Shaoxing rice wine is a Chinese pantry stable and can be found at most Asian markets. If you can't find it, dry sherry mixed with with half water is a good substitute. Unfortunately, there's no good non-alcoholic substitutes. In this case, you can just replace the rice wine with water. The Singapore noodles won't be as fragrant, but it will still taste great!
Singapore Noodles (Singapore Mei Fun)
For the dish:
- 6 ounces thin rice noodle
- 2 large eggs beaten
- 1½ tablespoons garlic minced (about 3-4 cloves)
- 3 ounces Chinese BBQ roast pork cut into thin strips (homemade or store-bought) *see notes
- 2 leaves napa cabbage cut into thin strips width-wise
- ½ large carrot peeled and cut into matchstick piece
- 1 stalk celery cut into thin matchstick pieces
- 1 tablespoon Shaoxing rice wine
- 1½ tablespoons curry powder more or less to your preference *see notes
- 1 teaspoon ground turmeric optional for color *see notes
- 1 tablespoon oyster sauce
- 1½ teaspoon chicken bouillon powder
- 1 teaspoon salt
- ½ teaspoon granulated sugar
- 1 tablespoon Chinese chili oil optional (homemade or store-bought)
- 2 stalks green onion just the green parts cut into 2 inch pieces (optional)
- Oil any neutral oil (as needed for cooking)
Prepare the ingredients:
- Soak the noodles:Cover the rice noodles with room temperature water and allow it to soak for 10 to 15 minutes until softened or according to the package instructions. Once the noodles have softened, drain and set aside.
- Marinate the proteins:Into a mixing bowl, combine the chicken, shrimps, water, cooking wine, and salt. Mix until most of the liquid is absorbed. Add the cornstarch and mix until no more dry cornstarch is visible. Finish by adding the oil and mix to combine. Set aside to marinade while you prepare the other ingredients.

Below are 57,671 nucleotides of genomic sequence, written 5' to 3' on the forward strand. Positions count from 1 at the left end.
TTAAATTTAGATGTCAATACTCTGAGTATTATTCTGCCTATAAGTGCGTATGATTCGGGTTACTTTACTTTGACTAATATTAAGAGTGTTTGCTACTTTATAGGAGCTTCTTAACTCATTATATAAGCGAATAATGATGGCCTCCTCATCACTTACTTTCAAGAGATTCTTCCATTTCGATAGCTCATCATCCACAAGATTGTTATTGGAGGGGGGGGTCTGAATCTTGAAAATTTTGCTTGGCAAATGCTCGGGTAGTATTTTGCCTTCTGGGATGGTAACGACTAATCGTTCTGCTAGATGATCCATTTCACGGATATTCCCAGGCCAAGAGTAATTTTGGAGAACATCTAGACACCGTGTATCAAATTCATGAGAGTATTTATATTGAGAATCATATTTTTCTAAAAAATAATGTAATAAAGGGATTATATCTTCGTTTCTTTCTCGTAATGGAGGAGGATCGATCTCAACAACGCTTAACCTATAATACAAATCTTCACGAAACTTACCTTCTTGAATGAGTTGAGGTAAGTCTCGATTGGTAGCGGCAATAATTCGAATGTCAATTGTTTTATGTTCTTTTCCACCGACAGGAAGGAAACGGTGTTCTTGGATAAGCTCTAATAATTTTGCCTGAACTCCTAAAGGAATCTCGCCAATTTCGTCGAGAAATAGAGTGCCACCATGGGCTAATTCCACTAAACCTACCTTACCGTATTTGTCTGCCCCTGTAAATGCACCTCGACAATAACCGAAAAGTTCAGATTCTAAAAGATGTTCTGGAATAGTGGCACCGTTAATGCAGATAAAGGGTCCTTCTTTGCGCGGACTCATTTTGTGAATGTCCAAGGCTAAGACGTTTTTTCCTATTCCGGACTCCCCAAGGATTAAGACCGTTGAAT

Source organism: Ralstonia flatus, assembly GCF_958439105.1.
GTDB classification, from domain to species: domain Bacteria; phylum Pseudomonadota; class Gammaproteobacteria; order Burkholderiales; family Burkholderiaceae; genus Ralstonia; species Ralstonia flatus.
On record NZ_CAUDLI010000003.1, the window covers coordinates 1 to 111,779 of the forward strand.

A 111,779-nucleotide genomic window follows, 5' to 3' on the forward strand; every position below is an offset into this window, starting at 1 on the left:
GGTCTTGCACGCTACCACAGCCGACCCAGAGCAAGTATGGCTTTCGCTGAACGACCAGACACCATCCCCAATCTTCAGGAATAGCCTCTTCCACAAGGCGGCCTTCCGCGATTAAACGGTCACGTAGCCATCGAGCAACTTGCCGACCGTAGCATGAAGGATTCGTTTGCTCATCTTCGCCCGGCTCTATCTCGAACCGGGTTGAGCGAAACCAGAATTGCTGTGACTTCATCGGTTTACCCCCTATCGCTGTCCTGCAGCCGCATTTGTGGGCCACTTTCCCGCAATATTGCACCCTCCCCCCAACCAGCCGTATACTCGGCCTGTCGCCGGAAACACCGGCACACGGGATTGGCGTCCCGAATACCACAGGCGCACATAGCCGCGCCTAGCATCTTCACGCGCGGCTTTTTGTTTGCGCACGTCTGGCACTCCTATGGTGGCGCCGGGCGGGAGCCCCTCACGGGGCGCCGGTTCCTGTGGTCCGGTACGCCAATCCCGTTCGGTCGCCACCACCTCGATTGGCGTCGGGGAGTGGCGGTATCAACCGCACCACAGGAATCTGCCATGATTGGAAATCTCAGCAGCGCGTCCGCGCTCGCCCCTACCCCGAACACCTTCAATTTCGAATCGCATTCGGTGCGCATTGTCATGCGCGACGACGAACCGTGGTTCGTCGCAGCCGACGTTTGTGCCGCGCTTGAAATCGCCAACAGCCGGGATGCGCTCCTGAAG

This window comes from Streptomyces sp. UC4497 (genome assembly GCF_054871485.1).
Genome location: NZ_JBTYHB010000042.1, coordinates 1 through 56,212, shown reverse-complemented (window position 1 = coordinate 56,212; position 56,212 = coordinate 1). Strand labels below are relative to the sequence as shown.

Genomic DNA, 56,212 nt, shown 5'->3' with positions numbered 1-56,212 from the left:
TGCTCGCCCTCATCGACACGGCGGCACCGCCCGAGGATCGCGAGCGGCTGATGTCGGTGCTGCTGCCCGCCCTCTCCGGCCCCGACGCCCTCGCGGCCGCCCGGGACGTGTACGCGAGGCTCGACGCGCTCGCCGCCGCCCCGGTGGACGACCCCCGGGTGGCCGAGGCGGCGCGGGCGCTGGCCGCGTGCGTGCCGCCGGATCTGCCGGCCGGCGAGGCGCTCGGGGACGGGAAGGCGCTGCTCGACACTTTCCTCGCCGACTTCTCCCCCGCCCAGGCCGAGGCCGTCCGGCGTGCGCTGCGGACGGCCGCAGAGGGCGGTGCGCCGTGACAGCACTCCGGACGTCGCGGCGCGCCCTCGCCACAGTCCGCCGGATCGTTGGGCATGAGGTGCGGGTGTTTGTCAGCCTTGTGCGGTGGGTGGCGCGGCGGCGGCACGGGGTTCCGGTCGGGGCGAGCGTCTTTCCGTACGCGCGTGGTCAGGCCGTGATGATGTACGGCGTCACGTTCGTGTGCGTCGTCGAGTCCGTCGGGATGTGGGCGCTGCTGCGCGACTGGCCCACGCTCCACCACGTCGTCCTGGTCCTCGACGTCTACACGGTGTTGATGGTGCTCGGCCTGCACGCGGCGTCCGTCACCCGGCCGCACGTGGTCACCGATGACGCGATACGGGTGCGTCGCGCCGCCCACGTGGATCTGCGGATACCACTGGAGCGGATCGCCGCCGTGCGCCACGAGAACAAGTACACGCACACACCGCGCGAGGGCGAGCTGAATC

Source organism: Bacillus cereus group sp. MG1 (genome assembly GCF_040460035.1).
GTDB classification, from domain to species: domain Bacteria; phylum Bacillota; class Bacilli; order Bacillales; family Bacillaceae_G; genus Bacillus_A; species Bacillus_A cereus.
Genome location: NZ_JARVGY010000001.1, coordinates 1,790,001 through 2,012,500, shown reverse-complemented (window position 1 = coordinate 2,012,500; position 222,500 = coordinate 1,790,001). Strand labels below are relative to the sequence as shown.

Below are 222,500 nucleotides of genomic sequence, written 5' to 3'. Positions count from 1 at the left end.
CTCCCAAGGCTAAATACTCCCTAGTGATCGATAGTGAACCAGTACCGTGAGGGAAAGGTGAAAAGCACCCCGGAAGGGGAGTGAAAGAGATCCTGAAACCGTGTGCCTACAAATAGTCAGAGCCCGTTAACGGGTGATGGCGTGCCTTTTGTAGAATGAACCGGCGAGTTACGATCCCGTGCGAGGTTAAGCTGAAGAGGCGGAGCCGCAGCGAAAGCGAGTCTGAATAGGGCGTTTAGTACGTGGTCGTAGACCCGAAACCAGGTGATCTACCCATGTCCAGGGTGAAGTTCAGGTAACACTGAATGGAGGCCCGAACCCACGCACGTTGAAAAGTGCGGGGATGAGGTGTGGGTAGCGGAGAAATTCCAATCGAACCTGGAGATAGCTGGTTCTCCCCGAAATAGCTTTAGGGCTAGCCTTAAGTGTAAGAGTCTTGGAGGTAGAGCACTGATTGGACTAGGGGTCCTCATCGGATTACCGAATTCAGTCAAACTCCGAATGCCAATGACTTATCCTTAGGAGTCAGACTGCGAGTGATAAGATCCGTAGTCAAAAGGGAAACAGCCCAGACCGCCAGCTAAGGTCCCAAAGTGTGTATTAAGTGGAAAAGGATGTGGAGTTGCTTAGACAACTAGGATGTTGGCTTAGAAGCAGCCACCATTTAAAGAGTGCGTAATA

- Cook the proteins:Bring a pot of water to a boil. To the boiling water, add the marinated chicken and shrimps all at one time and immediately stir vigorously with a fork or chopsticks to separate the proteins. Allow the proteins to cook for about 30 second to 1 minute, until the shrimps are bright pink-ish orange and the chicken is cooked through. Strain the cooked protein and set it aside. Keep the pot of water hot.
- Scramble the eggs:In a wok or large pan over medium high heat, add about 2 tablespoon of oil. Once the oil is hot, add the beaten egg and scramble until cooked. Remove and set aside as needed.
Stir fry the Singapore noodles:
- Into the same wok or pan over medium high heat, add about another 2 tablespoons of oil. Once hot, add the garlic and sauté until fragrant, about 15 seconds.
- To the wok, add the roast pork and stir fry briefly, about 5 to 10 seconds. Then add the veggies (napa cabbage, carrot, and celery). Stir fry briefly to combine.
- Add the cooked chicken, shrimps, and egg into the wok and give everything a toss to combine. Drizzle the Shaoxing rice wine around the wok and stir fry until fragrant and the alcohol is cooked off, about 15 seconds.
- Season with curry powder, ground turmeric, oyster sauce, salt, sugar, and chili oil. Stir fry and mix until well combined and the veggies starts to wilt. Set the wok/pan aside briefly while the noodles are being prepared.
- Add the soaked rice noodles into the pot of hot water and stir. Then drain the noodles well. This is to soften the noodles to get a better texture. It'll only take a brief moment.
- Add the noodles to the wok/pan, along with the green onions. Place the wok back onto the heat and toss and mix until everything is well combined and the noodles are even in color.
- Top with more chili oil if you want and enjoy!
- Chinese BBQ roast pork - Also known as char siu. You can easily make it yourself or use store-bought ones. Char siu can usually be found at large Chinese markets, like 99Ranch, and some Chinese restaurants. If using store-bought char siu, request for the sweet honey glaze to be on the side. This will help prevent the roast pork from burning when cooking
- Curry powder - Curry is an essential flavor in Singapore mei fun, and depending on the brand, the curry flavor can vary in potency. So feel free to use more or less to your liking.
- Ground turmeric - Depending on the brand of curry powder, the signature yellow color of this noodle dish can vary. If you'd like to achieve the iconic yellow color, add some ground turmeric to the curry powder.